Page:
Technology innovations are changing our relationship with education and knowledge. These innovations (“social innovations”) can be used to advance social causes such as adult education and literacy by connecting users to technology tools for learning, building networks, and bridging the digital divide. How are weand how can weharness innovation to improve adult literacy in the United States? Join the National Coalition for Literacy for a guest blog discussion series that explores…

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Social Innovations in Adult Education

—A Guest Blog Discussion Series on the Importance of Social Innovation

for Adult Literacy

August 1 – September 16, 2011

Introduction by Heidi Silver-Pacuilla

Technology and social innovations are changing our relationship with education and knowledge. Schools and instructors are no longer the font of knowledge. Individuals can now ACCESS an ocean of educative experiences, CREATE them, and SHARE them with known and unknown colleagues. If you’ve ever contributed to Flickr, Twitter, YouTube, or the NCL blog, you’ve created new knowledge for the rest of us to…

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Adult Literacy Caucus and NCL Co-Host 1st Congressional Briefing on Adult Literacy

By Washington Partners and Jackie Taylor

The House Adult Literacy Caucus and the National Coalition for Literacy held a Congressional briefing May 12, 2011, highlighting 21st Century Approaches to Adult Literacy. Approximately 40 were in attendance, including adult education leaders, advocates, and legislative staffs.

The briefing followed the NCL Quarterly Meeting, where Congressman Bill Goodling made a surprise visit after recovering from a serious medical condition.

Heidi Silver-Pacuilla, President of the National Coalition for Literacy, opened the

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Where Is the Digital Divide Today?

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The new digital divide is about speed and affordabilitymaking clear connections to low income families and programs that serve them.

New analysis by the National Telecommunications and Information Administration (see report) underscores what the difference high-speed service can mean for communities, businesses, and individuals. Here is an excerpt:

The nationwide trend toward widespread adoption of broadband Internet connections has occurred among virtually all demographic groups, with nearly universal year-over-year growth. Adoption and growth rates, however, are uneven among various demographic groups. Over the past year, gaps decreased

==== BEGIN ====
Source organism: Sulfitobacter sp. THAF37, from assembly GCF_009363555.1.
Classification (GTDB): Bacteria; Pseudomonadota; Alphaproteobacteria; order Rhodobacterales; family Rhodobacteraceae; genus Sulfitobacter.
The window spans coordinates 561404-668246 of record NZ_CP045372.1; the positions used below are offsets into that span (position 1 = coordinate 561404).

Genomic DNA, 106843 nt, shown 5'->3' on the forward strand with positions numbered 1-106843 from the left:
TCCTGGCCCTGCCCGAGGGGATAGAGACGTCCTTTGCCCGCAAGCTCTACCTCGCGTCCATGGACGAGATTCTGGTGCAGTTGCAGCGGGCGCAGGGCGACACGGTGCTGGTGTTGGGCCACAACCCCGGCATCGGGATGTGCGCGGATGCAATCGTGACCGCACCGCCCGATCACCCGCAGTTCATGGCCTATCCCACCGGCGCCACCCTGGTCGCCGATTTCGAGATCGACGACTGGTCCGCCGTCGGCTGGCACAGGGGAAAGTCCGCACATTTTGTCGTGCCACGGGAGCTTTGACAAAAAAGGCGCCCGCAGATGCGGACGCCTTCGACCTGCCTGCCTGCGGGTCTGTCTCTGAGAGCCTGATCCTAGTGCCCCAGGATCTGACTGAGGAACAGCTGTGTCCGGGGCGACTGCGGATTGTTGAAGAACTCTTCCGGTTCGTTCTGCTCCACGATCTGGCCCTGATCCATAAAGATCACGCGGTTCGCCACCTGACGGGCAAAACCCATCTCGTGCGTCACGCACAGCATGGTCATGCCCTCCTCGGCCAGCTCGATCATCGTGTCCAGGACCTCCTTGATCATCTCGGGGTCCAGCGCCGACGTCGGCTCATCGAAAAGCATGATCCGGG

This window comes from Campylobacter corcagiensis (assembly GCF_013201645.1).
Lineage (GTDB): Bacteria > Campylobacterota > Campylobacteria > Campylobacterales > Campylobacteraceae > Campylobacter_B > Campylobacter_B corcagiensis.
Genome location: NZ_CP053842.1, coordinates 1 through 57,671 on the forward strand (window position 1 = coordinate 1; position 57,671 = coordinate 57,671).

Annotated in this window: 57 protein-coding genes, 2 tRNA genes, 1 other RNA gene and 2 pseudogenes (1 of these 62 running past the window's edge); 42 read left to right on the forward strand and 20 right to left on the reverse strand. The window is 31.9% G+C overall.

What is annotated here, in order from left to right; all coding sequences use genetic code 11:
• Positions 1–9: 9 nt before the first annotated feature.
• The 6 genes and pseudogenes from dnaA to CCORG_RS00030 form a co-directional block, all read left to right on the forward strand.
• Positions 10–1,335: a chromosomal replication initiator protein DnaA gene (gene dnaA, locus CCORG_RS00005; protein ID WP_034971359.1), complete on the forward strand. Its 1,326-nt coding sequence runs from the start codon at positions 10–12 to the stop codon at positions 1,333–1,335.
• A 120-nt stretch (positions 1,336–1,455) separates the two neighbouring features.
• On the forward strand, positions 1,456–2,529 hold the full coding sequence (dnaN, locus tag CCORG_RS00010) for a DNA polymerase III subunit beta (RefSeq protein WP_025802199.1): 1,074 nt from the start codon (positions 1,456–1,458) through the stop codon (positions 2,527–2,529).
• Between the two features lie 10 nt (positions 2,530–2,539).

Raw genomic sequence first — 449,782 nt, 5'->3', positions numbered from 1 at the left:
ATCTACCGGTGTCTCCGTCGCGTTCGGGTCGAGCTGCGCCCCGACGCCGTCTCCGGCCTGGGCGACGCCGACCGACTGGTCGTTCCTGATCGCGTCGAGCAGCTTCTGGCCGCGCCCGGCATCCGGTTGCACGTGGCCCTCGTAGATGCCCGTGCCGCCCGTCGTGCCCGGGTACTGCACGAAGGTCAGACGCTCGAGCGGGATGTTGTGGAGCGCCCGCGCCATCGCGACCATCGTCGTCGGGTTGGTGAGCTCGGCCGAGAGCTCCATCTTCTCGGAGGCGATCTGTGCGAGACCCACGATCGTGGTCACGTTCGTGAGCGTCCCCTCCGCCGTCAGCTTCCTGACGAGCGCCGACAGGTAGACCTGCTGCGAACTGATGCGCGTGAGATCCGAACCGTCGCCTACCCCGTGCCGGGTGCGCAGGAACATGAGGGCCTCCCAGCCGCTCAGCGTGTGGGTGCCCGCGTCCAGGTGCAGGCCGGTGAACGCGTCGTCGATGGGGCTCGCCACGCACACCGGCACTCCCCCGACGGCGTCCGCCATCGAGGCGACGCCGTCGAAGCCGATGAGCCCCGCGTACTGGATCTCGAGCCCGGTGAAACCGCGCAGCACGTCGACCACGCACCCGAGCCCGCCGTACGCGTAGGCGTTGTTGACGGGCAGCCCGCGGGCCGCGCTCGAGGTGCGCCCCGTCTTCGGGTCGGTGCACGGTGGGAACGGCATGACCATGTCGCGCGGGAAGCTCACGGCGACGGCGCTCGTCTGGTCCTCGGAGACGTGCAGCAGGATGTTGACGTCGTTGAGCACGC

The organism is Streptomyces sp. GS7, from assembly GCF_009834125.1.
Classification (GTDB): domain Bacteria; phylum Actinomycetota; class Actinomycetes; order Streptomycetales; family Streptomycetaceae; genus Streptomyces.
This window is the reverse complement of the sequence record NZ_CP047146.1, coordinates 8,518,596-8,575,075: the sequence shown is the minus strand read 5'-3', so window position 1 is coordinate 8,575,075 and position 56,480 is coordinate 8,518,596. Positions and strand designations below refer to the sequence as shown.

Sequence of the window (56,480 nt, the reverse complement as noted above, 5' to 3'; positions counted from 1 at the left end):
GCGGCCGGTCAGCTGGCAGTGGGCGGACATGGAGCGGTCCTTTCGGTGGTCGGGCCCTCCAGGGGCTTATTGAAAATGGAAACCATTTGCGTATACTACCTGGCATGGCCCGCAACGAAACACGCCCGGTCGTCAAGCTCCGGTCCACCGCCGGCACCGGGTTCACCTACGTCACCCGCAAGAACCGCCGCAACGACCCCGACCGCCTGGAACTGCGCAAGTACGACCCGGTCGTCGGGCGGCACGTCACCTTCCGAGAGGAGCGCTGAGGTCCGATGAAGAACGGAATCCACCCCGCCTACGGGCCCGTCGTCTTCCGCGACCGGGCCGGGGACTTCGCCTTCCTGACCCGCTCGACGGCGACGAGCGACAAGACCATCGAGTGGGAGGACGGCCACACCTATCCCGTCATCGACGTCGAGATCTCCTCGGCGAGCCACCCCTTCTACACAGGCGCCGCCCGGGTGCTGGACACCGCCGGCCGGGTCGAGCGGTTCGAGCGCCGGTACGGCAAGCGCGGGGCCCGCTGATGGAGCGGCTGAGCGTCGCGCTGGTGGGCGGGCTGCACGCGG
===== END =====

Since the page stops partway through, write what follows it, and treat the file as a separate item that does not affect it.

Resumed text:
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NCL Launches Social Media Campaign, Grows Grassroots Advocacy for Adult Education & Family Literacy

By Jackie Taylor

The National Coalition for Literacy recently launched a social media campaign to grow the grassroots advocacy base for adult education and family literacy. On February 14, the Coalition began by launching a redesign of its main website, folding the Advocacy Clearinghouse and Toolkit and its blog under one umbrella web presence.

The website provides resources for the general public to quickly access in understanding why adult education is important and how to take action. It also provides a policy one-stop for legislative staff in locating critical public policy updates,…

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From Grassroots to Grasstops: Leveraging Social Media to Advocate for Adult Education

By Jackie Taylor

Today’s economic climate demands bold, innovative strategies to advance effective policies for adult education and literacy. Adult education advocates have historically relied on email as a mainstay communication vehicle for sending and receiving advocacy alerts and galvanizing action. However, research shows nationally that email open rates have declined 63% from 2004–2008. With the rise of social media, cell phones and Internet access, some would even argue that there is not a digital divide.

We must also look at the sheer volume of messages going in to Congress each day as a…

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National Education Technology Plan Includes Adult Education

By Heidi Silver-Pacuilla

The final version of the National Ed Technology Plan (NETP) was released November 9, 2010.

This spring, during the call for input, the National Coalition for Literacy coordinated an adult education response to the draft. That document attempted to articulate the role that technology could play in adult education for teaching, learning, and program infrastructure. The document was subsequently adopted by NCL as a policy position.

The final version of the NETP preserves the main categories presented in the draft version:…

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Fund and Improve the Use of Technology for Teaching and Learning Through Innovation Grants and Pilot Projects

An NCL WIA Reauthorization Priority

Article by Heidi Silver-Pacuilla

Consider these statistics about how U.S. adults are using technology in 2010 and whether adult education programs are prepared to take advantage of these trends:

Broadband. 74 % of adults have broadband access at home, and 67% consider themselves as users of that access in the home. The main dividing lines for access are along socioeconomic dimensions such as income and education:

46% of adults whose highest level of education is a high school degree are broadband users at home;

  • 82% of adults who have attended or graduated from college